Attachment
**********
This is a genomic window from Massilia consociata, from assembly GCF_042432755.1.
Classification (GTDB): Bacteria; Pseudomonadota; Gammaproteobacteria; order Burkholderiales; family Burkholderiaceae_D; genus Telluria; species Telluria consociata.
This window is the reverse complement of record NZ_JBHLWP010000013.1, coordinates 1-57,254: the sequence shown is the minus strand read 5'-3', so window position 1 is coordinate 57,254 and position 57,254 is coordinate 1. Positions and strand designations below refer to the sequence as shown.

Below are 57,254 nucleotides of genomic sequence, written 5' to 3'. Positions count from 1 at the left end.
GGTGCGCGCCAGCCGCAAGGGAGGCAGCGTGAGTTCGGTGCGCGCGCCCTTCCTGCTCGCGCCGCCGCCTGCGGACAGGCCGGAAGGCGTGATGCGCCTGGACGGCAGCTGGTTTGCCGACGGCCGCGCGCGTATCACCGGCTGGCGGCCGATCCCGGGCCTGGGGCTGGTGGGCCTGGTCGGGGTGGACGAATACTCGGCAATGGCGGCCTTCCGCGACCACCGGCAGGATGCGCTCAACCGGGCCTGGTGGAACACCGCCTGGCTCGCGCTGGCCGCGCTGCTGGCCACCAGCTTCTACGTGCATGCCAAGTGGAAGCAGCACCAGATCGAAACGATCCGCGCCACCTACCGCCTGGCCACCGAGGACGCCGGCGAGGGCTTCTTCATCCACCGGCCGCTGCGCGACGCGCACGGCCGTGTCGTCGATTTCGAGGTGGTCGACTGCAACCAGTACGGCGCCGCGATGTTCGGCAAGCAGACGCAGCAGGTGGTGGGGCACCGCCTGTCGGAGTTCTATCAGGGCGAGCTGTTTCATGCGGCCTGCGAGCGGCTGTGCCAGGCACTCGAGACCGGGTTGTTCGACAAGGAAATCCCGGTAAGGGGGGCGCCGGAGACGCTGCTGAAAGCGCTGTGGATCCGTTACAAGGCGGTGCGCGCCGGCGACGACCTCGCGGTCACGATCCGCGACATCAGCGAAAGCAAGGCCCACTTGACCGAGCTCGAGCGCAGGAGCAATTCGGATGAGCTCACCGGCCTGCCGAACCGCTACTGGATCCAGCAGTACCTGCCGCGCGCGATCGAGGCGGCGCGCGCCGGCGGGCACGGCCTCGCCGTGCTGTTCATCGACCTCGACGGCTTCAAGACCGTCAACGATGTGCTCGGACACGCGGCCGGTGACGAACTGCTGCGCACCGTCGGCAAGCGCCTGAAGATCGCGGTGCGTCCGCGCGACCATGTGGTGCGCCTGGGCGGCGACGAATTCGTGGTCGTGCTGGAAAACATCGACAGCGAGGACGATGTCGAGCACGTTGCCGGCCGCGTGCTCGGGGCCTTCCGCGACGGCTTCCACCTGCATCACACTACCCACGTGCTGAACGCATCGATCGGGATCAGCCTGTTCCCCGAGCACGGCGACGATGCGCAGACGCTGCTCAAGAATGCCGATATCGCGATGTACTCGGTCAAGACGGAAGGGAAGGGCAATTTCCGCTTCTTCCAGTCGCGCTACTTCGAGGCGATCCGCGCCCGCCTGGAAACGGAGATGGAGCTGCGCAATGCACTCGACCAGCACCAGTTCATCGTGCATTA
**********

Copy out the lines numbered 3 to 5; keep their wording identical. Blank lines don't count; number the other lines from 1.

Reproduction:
This window is the reverse complement of record NZ_JBHLWP010000013.1, coordinates 1-57,254: the sequence shown is the minus strand read 5'-3', so window position 1 is coordinate 57,254 and position 57,254 is coordinate 1. Positions and strand designations below refer to the sequence as shown.

Below are 57,254 nucleotides of genomic sequence, written 5' to 3'. Positions count from 1 at the left end.
GGTGCGCGCCAGCCGCAAGGGAGGCAGCGTGAGTTCGGTGCGCGCGCCCTTCCTGCTCGCGCCGCCGCCTGCGGACAGGCCGGAAGGCGTGATGCGCCTGGACGGCAGCTGGTTTGCCGACGGCCGCGCGCGTATCACCGGCTGGCGGCCGATCCCGGGCCTGGGGCTGGTGGGCCTGGTCGGGGTGGACGAATACTCGGCAATGGCGGCCTTCCGCGACCACCGGCAGGATGCGCTCAACCGGGCCTGGTGGAACACCGCCTGGCTCGCGCTGGCCGCGCTGCTGGCCACCAGCTTCTACGTGCATGCCAAGTGGAAGCAGCACCAGATCGAAACGATCCGCGCCACCTACCGCCTGGCCACCGAGGACGCCGGCGAGGGCTTCTTCATCCACCGGCCGCTGCGCGACGCGCACGGCCGTGTCGTCGATTTCGAGGTGGTCGACTGCAACCAGTACGGCGCCGCGATGTTCGGCAAGCAGACGCAGCAGGTGGTGGGGCACCGCCTGTCGGAGTTCTATCAGGGCGAGCTGTTTCATGCGGCCTGCGAGCGGCTGTGCCAGGCACTCGAGACCGGGTTGTTCGACAAGGAAATCCCGGTAAGGGGGGCGCCGGAGACGCTGCTGAAAGCGCTGTGGATCCGTTACAAGGCGGTGCGCGCCGGCGACGACCTCGCGGTCACGATCCGCGACATCAGCGAAAGCAAGGCCCACTTGACCGAGCTCGAGCGCAGGAGCAATTCGGATGAGCTCACCGGCCTGCCGAACCGCTACTGGATCCAGCAGTACCTGCCGCGCGCGATCGAGGCGGCGCGCGCCGGCGGGCACGGCCTCGCCGTGCTGTTCATCGACCTCGACGGCTTCAAGACCGTCAACGATGTGCTCGGACACGCGGCCGGTGACGAACTGCTGCGCACCGTCGGCAAGCGCCTGAAGATCGCGGTGCGTCCGCGCGACCATGTGGTGCGCCTGGGCGGCGACGAATTCGTGGTCGTGCTGGAAAACATCGACAGCGAGGACGATGTCGAGCACGTTGCCGGCCGCGTGCTCGGGGCCTTCCGCGACGGCTTCCACCTGCATCACACTACCCACGTGCTGAACGCATCGATCGGGATCAGCCTGTTCCCCGAGCACGGCGACGATGCGCAGACGCTGCTCAAGAATGCCGATATCGCGATGTACTCGGTCAAGACGGAAGGGAAGGGCAATTTCCGCTTCTTCCAGTCGCGCTACTTCGAGGCGATCCGCGCCCGCCTGGAAACGGAGATGGAGCTGCGCAATGCACTCGACCAGCACCAGTTCATCGTGCATTA